• Avatar for Dana @ Minimalist BakerDana @ Minimalist Baker says

      It should be thick but not so thick you can’t pour it. Thin it out with a little almond milk next time as the flour blend you use does make a difference. Hope that helps!

    • Anna M says

      I make these at least once a week and my batter is always very thick. I think it is a combination of letting the flax set a bit too long and my use of coconut oil. I’ve thinned it before, only to have them stick excessively. I do notice that once it hits the iron it liquefies a bit more. I spread gently then let the top close slowly to ease it out the last bit. They are very dense, but no more than every other GF/vegan waffle I’ve made, so I thought that was the norm. :)

  10. Anna M says

    I went out and hunted down a vintage 1940’s waffle iron, to replace my dearly departed one, just to make these. We’ve eaten them twice a week for the last month. My daughter is three, allergic to eggs and wheat, and picky as any toddler ever… She loves them.

    I made the mistake of forgetting two in the oven (200) while they were keeping warm and they turned into the most delectable hard biscuit to dunk in tea or coffee or eat with chili.

    Thank you for such a lovely recipe!

  11. Katherine says

    Just made these–college student edition! As I have no waffle maker, I added a little extra almond milk and some water at the end and made them into big, thick pancakes. I also used a mix of whole wheat and oat bran flours instead of the gf mix, because I had those on hand. I think it would have been a little better had I used spelt flour. But, they were lovely! Ate mine with some avocado. :)

  12. Caitlin says

    i feel the same way as you about fall. it’s such a nostalgic time for me that i tend to get very emotional.

    these waffles look delicious and i especially love the photos.

  13. Lily @ Life, Love, and Cupcakes says

    These sound perfect topped with butter and maple syrup! I’ve never baked with blue cornmeal before, but now I want to hunt some down and try it!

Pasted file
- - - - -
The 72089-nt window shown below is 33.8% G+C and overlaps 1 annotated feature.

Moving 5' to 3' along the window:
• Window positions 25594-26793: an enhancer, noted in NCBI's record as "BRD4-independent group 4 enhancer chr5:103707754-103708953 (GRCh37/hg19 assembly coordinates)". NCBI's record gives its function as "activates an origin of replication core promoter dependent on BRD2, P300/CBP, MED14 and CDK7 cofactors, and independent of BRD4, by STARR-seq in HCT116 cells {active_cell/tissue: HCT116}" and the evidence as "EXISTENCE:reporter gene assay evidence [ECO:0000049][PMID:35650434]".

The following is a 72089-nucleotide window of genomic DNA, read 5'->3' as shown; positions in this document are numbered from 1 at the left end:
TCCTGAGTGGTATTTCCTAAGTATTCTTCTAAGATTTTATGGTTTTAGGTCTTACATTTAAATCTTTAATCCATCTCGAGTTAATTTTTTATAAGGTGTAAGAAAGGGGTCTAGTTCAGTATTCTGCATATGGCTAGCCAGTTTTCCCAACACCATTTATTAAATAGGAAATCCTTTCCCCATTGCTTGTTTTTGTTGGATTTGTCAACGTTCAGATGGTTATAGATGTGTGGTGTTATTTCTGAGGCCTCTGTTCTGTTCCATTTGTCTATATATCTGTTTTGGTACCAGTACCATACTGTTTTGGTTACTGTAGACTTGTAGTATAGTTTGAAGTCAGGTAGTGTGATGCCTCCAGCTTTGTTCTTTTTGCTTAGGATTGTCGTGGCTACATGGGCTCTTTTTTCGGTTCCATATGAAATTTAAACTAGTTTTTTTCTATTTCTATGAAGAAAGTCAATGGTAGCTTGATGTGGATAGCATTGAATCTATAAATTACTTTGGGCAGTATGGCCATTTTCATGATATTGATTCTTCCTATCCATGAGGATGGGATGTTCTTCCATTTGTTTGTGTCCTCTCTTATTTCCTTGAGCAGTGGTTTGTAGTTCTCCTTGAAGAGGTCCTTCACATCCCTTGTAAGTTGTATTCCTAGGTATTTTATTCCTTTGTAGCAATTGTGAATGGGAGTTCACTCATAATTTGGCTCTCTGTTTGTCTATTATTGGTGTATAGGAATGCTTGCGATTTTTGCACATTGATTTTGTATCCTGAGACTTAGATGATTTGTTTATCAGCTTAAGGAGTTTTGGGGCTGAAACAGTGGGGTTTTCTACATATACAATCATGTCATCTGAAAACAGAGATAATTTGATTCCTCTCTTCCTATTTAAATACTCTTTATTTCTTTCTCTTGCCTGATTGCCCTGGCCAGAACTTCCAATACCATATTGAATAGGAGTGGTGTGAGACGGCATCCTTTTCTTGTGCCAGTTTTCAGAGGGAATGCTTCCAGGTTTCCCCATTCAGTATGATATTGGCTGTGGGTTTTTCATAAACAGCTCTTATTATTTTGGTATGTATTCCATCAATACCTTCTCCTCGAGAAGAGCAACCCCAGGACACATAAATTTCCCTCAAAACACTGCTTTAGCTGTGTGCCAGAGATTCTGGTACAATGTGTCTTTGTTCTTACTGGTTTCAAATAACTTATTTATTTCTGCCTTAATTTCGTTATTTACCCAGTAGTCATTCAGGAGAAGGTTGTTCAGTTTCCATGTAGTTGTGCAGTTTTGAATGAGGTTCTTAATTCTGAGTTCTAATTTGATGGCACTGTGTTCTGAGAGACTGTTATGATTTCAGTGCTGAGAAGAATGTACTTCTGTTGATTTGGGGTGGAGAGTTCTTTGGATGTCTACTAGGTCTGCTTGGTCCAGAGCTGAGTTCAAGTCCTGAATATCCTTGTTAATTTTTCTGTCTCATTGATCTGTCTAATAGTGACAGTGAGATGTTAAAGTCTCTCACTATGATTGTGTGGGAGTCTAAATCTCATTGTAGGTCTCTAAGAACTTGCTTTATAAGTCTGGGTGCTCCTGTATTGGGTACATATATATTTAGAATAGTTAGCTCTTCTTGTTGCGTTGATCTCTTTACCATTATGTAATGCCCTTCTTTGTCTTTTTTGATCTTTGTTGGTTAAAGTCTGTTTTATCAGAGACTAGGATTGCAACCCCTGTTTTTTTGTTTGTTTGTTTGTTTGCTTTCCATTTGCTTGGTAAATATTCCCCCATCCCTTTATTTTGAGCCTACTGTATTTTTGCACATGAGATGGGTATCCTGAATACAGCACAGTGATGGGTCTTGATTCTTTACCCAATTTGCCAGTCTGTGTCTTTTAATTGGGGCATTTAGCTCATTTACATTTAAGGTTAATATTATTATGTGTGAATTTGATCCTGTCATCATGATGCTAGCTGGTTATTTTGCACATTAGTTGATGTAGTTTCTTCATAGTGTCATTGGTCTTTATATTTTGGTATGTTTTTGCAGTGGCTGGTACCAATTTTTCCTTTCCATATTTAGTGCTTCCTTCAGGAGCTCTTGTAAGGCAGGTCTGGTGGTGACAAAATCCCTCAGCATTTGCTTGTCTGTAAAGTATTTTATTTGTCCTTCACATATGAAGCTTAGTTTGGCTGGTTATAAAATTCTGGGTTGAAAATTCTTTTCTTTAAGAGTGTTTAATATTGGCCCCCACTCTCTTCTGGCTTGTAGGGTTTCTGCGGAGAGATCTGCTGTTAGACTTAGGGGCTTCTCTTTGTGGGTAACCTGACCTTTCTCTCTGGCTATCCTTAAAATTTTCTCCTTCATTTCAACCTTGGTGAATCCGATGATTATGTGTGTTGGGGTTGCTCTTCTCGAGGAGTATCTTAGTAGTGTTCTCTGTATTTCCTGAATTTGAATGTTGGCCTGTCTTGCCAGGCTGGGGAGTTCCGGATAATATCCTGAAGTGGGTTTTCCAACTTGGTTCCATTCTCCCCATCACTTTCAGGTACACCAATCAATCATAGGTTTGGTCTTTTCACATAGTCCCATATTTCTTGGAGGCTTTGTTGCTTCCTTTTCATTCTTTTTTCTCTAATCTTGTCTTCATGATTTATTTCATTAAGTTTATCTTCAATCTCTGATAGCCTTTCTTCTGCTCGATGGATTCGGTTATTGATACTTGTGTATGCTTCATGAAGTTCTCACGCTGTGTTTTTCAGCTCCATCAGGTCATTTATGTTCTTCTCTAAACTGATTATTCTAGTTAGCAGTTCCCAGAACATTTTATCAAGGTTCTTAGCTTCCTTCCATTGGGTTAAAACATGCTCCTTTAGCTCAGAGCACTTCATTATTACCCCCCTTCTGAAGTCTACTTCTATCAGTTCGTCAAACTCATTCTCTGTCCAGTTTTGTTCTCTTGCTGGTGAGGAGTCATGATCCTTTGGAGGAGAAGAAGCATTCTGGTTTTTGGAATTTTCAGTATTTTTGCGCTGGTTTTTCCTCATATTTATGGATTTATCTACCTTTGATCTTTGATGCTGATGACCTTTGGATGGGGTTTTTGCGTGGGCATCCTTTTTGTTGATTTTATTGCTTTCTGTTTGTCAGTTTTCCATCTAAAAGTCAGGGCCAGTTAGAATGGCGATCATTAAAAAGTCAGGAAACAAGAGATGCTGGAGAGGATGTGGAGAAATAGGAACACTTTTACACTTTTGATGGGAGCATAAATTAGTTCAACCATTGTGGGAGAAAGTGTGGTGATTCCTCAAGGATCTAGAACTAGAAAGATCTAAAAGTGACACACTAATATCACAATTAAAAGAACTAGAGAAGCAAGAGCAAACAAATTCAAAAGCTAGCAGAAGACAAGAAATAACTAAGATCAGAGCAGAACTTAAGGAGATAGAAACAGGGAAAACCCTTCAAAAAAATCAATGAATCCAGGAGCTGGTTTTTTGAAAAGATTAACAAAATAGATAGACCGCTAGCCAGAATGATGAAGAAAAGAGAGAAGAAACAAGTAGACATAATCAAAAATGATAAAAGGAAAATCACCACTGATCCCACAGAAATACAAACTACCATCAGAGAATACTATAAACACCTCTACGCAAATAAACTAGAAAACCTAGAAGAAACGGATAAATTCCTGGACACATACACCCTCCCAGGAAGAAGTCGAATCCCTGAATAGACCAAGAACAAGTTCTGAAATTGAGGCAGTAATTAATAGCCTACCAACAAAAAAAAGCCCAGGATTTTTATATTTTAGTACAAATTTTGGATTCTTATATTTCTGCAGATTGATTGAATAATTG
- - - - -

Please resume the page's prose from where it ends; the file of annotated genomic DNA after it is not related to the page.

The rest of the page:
14. Ash-foodfashionparty says

    Love the cornmeal in those beautiful waffles,honestly craving for it. I have to start using cornmeal more.

  15. Lynn @ The Actor's Diet says

    One of the best muffins I’ve ever had was a blue cornmeal one – I adore waffles and am dying to try one of these…

  16. Claire (Eat Well. Party Hard.) says

    Did John go to Washburn for law school? A few relatives/friends have taken that route, so I know all too well from their experiences the existence of life lived between Topeka and Lawrence (hooraaaay for Lawrence!)

    Anyway, these look gorgeous and super delish. And I’d imagine a small squeeze of orange slice over them would be amaaazing (because blue cornmeal + orange + dash of maple syrup = bangin’ combo). Happy fall :)

  17. alexandra @ sweet betweens [blog] says

    oh, I can imagine these are equally delicious with butter [or margarine] and syrup on top. or with chili and your favorite toppings, too! what a versatile lovely looking dish.

  18. Chelsea says

    Oh wow. These are AMAZING. I’ve been looking for a gf/oat free waffle recipe for a while. These are perfect. I did use yellow corn meal, because that was all I had, but they were still fantastic. THANK YOU!

  19. Mary-Clay @ Cooking with the King says

    mmm! yes, a waffle must have texture, and it looks like the blue cornmeal provides it well. I love the flavor cornmeal adds to breakfast dishes, too. this looks delicious!

  20. Amy says

    I spot a reused tomato sauce jar (: I’m pretty sure my flaxseed lives in one of those, too.

    I’ve never had blue cornmeal but it looks amazing, especially in these waffles. I’m trying to imagine how nicely crispy they are.

  21. Amanda @ Once Upon a Recipe says

    Must. Purchase. Waffle iron. STAT. These look like a wonderfully hearty breakfast. I’m so excited for Fall too!

  22. Sarah Crowder (punctuated. with food) says

    What a great idea for a waffle! We eat waffles every weekend and I’m always looking for new recipes to try when the seasons change.

  23. Tieghan says

    I bought a bag of blue cornmeal about a month ago for a project that totally failed, but I have been looking for ways to use it up. Obviously, waffles have come to the top of my list. These guys look awesome and I am sure they will be a nice change up!

  24. shakti says

    Oh, just gorgeous!
    Eyes first, check ingredients…….and I am off, eat – yum!
    Freeze too!
    Toast?
    Is there anything better? I doubt it…..and, where are my manners (do not speak with your mouth full) heartfelt, actually tastebuds felt thank you very much!